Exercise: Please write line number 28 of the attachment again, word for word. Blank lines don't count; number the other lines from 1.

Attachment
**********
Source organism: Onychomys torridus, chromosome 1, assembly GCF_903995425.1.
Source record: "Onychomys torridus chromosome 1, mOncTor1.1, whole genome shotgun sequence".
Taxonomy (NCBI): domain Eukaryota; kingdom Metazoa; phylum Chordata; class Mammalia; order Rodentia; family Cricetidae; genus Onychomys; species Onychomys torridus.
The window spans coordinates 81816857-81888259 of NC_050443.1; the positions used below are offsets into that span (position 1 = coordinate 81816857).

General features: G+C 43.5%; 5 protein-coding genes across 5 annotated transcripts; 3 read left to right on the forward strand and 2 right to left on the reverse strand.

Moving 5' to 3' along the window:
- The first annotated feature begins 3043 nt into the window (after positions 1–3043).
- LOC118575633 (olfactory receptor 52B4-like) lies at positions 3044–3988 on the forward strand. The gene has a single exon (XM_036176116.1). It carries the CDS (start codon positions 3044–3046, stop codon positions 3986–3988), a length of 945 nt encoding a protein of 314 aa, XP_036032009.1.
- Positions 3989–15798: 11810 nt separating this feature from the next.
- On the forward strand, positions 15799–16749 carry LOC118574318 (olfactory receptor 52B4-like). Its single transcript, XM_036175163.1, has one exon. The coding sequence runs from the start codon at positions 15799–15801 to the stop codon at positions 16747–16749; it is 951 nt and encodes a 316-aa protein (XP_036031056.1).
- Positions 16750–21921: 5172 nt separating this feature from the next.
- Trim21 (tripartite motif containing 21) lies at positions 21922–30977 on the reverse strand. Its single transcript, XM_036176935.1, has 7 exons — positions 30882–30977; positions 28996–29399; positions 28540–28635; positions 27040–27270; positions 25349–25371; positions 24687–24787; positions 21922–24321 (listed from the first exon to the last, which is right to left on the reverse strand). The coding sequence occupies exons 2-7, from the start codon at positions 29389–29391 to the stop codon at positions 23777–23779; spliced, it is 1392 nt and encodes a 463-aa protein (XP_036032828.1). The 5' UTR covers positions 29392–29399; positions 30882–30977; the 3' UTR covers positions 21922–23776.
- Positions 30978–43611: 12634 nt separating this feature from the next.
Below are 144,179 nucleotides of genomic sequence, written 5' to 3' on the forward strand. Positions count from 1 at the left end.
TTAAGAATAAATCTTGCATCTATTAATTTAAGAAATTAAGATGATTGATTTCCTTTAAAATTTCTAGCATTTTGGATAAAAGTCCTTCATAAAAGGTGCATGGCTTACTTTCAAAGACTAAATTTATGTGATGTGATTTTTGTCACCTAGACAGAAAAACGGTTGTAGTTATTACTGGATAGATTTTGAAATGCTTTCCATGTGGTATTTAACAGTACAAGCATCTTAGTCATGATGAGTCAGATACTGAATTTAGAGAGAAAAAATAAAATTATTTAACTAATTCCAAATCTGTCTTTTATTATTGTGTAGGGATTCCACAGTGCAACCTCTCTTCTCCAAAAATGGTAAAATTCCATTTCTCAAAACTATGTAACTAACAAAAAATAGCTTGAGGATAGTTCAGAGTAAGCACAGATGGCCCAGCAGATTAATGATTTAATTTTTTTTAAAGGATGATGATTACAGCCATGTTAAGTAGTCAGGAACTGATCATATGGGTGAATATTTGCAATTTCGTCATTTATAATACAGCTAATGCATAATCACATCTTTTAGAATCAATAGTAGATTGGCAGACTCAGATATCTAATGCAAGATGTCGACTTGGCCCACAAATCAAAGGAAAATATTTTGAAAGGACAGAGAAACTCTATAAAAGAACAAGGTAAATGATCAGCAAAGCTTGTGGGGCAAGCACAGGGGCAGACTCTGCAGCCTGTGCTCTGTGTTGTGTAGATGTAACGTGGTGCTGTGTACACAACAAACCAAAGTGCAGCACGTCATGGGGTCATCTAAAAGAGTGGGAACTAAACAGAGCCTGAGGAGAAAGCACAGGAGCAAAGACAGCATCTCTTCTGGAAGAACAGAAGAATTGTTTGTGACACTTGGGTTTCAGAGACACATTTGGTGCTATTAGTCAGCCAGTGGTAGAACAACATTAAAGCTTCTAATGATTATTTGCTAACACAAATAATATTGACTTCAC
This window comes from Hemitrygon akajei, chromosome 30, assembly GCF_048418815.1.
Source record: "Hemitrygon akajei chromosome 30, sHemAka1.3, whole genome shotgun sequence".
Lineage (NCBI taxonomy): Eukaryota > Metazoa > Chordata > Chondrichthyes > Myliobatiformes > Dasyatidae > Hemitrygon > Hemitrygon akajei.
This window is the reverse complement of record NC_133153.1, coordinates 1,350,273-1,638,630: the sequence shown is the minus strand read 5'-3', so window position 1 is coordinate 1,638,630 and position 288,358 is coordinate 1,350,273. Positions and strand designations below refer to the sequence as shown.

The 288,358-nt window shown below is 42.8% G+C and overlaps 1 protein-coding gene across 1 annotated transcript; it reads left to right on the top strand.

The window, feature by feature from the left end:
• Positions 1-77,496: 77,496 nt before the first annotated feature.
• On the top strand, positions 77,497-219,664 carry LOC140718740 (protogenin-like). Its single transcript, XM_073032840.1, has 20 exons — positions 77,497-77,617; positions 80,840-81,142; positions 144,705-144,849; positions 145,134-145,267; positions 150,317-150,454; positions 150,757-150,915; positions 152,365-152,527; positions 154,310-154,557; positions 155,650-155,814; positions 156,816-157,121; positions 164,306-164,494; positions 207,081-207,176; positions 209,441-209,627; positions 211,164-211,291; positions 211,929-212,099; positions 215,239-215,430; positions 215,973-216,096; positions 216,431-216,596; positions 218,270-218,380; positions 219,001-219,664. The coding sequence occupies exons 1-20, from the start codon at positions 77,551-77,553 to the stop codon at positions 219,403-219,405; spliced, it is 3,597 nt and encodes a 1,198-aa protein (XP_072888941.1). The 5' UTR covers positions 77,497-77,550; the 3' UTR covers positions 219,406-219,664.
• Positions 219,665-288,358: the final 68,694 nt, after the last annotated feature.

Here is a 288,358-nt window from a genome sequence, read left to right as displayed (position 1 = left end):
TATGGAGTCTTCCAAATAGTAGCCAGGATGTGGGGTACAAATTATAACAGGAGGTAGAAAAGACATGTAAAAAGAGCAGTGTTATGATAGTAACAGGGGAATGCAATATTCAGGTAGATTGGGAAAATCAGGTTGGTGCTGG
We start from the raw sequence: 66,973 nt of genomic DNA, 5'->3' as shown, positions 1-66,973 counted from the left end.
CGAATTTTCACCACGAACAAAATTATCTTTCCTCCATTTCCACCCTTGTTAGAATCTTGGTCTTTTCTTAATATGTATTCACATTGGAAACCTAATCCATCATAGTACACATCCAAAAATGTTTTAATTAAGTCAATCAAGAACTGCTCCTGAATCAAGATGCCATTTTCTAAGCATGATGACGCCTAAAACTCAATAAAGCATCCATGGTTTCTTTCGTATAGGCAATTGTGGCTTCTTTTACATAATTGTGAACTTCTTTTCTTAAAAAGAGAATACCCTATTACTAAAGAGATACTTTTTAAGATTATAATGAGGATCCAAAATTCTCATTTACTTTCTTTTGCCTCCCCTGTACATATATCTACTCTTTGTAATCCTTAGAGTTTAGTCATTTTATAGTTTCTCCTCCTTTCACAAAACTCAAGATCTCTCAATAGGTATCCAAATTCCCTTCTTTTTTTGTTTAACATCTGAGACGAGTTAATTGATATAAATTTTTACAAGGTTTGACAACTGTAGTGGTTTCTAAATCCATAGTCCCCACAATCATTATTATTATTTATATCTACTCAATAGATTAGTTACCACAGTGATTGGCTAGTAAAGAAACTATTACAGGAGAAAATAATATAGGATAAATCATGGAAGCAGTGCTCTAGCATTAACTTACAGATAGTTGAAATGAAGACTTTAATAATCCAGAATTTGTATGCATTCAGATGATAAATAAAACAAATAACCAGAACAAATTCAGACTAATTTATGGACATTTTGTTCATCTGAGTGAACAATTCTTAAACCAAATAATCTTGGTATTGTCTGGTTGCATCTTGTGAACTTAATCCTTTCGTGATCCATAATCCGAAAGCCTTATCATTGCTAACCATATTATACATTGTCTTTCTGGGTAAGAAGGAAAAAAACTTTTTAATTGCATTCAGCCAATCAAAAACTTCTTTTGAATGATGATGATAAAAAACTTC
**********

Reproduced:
CGAATTTTCACCACGAACAAAATTATCTTTCCTCCATTTCCACCCTTGTTAGAATCTTGGTCTTTTCTTAATATGTATTCACATTGGAAACCTAATCCATCATAGTACACATCCAAAAATGTTTTAATTAAGTCAATCAAGAACTGCTCCTGAATCAAGATGCCATTTTCTAAGCATGATGACGCCTAAAACTCAATAAAGCATCCATGGTTTCTTTCGTATAGGCAATTGTGGCTTCTTTTACATAATTGTGAACTTCTTTTCTTAAAAAGAGAATACCCTATTACTAAAGAGATACTTTTTAAGATTATAATGAGGATCCAAAATTCTCATTTACTTTCTTTTGCCTCCCCTGTACATATATCTACTCTTTGTAATCCTTAGAGTTTAGTCATTTTATAGTTTCTCCTCCTTTCACAAAACTCAAGATCTCTCAATAGGTATCCAAATTCCCTTCTTTTTTTGTTTAACATCTGAGACGAGTTAATTGATATAAATTTTTACAAGGTTTGACAACTGTAGTGGTTTCTAAATCCATAGTCCCCACAATCATTATTATTATTTATATCTACTCAATAGATTAGTTACCACAGTGATTGGCTAGTAAAGAAACTATTACAGGAGAAAATAATATAGGATAAATCATGGAAGCAGTGCTCTAGCATTAACTTACAGATAGTTGAAATGAAGACTTTAATAATCCAGAATTTGTATGCATTCAGATGATAAATAAAACAAATAACCAGAACAAATTCAGACTAATTTATGGACATTTTGTTCATCTGAGTGAACAATTCTTAAACCAAATAATCTTGGTATTGTCTGGTTGCATCTTGTGAACTTAATCCTTTCGTGATCCATAATCCGAAAGCCTTATCATTGCTAACCATATTATACATTGTCTTTCTGGGTAAGAAGGAAAAAAACTTTTTAATTGCATTCAGCCAATCAAAAACTTCTTTTGAATGATGATGATAAAAAACTTC